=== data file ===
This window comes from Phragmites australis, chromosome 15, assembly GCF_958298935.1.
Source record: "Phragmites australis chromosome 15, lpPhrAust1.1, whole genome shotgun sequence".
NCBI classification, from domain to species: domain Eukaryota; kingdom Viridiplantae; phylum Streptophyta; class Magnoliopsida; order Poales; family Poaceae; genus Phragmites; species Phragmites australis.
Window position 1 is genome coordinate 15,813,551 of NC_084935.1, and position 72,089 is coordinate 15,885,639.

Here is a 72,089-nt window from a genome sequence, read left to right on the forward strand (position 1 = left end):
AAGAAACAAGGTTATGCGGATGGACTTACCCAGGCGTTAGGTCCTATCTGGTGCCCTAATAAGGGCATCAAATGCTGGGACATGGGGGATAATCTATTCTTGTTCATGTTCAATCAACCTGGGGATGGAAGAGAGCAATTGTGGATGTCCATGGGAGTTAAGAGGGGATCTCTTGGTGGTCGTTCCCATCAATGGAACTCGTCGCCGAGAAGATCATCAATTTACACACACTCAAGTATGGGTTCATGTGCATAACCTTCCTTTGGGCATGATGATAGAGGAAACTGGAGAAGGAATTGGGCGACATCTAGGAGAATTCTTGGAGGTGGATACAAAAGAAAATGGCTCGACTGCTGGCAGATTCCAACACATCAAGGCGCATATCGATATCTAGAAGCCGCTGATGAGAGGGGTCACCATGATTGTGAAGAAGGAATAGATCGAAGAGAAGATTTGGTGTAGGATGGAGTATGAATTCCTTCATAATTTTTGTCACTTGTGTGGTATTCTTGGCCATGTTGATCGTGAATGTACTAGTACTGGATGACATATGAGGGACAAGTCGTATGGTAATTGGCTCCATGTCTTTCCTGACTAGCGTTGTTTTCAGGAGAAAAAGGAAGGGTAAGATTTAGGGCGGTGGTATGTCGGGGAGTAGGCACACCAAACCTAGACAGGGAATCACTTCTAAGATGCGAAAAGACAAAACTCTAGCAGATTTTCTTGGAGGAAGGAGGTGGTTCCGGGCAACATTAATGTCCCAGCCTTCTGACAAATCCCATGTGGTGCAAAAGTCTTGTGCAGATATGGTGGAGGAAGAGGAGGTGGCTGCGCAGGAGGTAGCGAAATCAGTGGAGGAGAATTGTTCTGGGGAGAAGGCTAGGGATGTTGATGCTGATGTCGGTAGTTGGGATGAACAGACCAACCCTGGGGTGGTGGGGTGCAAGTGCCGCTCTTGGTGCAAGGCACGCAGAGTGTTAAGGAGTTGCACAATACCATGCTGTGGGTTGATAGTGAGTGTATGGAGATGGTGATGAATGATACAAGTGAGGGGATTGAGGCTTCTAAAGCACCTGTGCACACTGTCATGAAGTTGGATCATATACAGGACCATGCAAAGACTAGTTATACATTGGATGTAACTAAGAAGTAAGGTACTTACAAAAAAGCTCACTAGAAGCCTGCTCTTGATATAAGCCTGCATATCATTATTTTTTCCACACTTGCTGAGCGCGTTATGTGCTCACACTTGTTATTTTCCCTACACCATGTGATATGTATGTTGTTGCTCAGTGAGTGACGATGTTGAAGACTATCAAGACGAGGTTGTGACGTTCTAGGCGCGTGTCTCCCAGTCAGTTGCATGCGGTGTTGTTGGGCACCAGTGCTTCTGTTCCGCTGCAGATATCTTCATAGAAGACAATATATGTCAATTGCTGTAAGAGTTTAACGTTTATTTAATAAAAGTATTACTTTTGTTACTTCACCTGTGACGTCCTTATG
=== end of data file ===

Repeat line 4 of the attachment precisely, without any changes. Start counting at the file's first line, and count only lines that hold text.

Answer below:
Window position 1 is genome coordinate 15,813,551 of NC_084935.1, and position 72,089 is coordinate 15,885,639.